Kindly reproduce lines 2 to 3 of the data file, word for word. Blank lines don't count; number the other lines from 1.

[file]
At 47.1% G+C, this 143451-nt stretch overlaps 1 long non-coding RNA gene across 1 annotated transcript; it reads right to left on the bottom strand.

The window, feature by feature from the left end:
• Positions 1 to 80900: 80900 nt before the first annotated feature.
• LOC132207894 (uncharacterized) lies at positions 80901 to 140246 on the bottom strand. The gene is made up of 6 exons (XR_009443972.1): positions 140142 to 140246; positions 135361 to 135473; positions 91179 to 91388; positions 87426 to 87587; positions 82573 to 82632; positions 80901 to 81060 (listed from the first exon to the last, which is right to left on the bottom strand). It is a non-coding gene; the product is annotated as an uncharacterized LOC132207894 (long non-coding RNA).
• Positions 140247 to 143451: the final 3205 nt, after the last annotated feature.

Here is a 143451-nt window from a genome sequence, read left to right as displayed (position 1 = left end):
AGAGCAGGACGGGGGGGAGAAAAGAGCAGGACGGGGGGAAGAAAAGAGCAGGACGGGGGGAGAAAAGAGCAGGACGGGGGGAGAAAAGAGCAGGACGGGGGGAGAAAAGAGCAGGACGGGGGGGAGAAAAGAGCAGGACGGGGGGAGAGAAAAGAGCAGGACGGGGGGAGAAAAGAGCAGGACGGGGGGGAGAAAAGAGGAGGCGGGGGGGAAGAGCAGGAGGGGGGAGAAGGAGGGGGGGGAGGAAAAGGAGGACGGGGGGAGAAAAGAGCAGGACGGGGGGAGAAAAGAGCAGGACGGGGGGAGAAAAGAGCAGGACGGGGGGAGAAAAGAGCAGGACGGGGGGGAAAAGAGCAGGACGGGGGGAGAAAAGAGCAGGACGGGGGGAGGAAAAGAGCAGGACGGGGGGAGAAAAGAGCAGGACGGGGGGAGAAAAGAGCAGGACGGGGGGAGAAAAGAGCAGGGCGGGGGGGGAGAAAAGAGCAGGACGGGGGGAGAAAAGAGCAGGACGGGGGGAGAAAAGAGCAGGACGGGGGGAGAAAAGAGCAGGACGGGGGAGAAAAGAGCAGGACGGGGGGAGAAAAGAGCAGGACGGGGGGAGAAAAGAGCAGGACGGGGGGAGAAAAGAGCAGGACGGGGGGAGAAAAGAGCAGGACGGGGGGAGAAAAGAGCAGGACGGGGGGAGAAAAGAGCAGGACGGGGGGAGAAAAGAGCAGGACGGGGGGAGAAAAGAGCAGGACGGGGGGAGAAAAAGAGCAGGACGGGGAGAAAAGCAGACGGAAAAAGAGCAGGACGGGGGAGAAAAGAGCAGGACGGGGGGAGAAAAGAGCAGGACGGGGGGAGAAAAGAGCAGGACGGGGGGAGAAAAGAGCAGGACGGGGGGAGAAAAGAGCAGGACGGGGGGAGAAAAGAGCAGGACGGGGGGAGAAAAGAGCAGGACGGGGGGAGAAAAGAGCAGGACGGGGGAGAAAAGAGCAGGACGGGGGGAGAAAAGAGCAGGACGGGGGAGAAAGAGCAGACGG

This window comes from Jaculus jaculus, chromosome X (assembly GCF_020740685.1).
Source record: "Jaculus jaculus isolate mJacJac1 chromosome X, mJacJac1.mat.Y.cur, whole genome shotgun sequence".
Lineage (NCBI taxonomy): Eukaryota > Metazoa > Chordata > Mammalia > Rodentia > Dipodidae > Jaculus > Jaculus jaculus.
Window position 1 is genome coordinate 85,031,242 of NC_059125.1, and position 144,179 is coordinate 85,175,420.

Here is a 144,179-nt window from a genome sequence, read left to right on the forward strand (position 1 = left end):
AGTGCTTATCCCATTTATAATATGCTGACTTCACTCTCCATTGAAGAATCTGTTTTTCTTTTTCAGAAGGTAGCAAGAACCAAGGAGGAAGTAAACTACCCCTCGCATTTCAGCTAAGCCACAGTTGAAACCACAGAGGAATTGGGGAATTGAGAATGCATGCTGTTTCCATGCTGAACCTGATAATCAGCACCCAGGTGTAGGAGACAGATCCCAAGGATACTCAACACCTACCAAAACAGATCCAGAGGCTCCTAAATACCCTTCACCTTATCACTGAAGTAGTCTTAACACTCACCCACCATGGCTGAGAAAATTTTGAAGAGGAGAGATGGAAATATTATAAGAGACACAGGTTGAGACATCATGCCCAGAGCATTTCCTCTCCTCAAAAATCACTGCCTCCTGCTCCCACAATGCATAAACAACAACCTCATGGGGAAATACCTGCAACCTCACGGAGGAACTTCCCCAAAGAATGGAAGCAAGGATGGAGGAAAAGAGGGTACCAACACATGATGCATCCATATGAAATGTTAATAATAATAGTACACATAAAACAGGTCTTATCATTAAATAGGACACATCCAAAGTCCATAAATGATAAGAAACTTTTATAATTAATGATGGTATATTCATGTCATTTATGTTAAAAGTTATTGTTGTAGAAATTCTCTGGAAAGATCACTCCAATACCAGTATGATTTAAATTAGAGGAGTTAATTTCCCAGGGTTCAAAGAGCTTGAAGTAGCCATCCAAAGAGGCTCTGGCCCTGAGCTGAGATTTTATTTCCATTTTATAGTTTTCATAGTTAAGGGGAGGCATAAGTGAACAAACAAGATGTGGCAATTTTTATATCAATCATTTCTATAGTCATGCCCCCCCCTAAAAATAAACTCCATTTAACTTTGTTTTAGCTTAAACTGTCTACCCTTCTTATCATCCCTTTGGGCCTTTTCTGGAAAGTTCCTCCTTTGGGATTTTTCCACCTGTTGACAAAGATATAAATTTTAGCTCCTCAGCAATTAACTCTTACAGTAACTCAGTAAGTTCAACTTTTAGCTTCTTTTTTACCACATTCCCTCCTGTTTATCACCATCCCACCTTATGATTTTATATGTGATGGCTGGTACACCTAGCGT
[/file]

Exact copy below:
The window, feature by feature from the left end:
• Positions 1 to 80900: 80900 nt before the first annotated feature.